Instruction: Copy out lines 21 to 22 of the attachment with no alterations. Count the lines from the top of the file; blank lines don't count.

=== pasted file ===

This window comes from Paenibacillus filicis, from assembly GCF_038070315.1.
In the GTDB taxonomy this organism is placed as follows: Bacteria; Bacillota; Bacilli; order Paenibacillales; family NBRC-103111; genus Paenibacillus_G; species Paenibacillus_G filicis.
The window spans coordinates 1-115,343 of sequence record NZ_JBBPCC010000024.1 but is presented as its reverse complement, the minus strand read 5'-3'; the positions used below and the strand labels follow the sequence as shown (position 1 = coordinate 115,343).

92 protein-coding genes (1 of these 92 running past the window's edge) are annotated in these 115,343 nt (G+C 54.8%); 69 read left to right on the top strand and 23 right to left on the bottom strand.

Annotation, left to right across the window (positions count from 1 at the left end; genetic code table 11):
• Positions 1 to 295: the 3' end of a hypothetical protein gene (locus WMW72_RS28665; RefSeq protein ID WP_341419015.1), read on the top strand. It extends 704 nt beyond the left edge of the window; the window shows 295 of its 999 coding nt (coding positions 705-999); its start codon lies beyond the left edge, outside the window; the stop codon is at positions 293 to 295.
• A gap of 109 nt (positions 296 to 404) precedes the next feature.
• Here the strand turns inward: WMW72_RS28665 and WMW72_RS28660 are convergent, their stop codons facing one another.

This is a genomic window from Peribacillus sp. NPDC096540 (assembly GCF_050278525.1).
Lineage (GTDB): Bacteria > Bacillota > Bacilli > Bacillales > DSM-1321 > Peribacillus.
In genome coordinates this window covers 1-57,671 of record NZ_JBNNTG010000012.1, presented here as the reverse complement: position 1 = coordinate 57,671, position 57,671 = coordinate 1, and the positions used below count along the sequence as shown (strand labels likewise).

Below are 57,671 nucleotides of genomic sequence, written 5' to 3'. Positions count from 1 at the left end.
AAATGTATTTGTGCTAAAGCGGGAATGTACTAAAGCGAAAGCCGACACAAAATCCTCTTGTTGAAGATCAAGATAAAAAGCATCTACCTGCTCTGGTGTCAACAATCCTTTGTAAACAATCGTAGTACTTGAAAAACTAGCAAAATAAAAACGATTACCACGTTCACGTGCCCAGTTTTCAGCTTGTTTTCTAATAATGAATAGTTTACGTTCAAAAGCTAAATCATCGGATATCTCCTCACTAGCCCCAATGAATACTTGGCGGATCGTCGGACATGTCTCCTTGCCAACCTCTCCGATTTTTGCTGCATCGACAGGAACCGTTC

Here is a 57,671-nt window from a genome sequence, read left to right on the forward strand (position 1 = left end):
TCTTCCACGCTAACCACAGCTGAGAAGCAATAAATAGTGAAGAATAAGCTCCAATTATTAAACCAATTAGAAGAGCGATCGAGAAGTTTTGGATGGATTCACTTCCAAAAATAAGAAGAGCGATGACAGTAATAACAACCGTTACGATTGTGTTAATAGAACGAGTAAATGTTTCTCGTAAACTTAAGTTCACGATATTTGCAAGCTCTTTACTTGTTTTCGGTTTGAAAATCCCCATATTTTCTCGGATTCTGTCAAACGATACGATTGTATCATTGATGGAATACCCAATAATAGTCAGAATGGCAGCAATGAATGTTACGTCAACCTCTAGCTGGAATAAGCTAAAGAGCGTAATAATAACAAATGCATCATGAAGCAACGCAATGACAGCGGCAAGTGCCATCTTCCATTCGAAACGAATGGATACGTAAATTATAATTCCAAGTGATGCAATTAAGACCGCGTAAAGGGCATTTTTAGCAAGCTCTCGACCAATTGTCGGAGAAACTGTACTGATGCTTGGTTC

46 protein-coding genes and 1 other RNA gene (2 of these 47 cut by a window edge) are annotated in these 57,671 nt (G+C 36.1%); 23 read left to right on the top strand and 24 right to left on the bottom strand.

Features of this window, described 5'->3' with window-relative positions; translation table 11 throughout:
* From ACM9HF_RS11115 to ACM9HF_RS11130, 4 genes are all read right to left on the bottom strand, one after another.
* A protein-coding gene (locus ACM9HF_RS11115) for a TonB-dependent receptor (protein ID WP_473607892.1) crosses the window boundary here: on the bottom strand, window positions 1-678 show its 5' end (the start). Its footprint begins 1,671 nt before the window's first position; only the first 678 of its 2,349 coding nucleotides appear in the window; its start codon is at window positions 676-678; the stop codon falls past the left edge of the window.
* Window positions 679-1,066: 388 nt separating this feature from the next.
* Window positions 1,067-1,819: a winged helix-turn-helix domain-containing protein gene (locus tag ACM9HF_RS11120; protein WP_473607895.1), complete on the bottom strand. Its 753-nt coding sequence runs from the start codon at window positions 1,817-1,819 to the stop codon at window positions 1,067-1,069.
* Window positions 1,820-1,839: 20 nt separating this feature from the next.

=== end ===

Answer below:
* Window positions 1,067-1,819: a winged helix-turn-helix domain-containing protein gene (locus tag ACM9HF_RS11120; protein WP_473607895.1), complete on the bottom strand. Its 753-nt coding sequence runs from the start codon at window positions 1,817-1,819 to the stop codon at window positions 1,067-1,069.
* Window positions 1,820-1,839: 20 nt separating this feature from the next.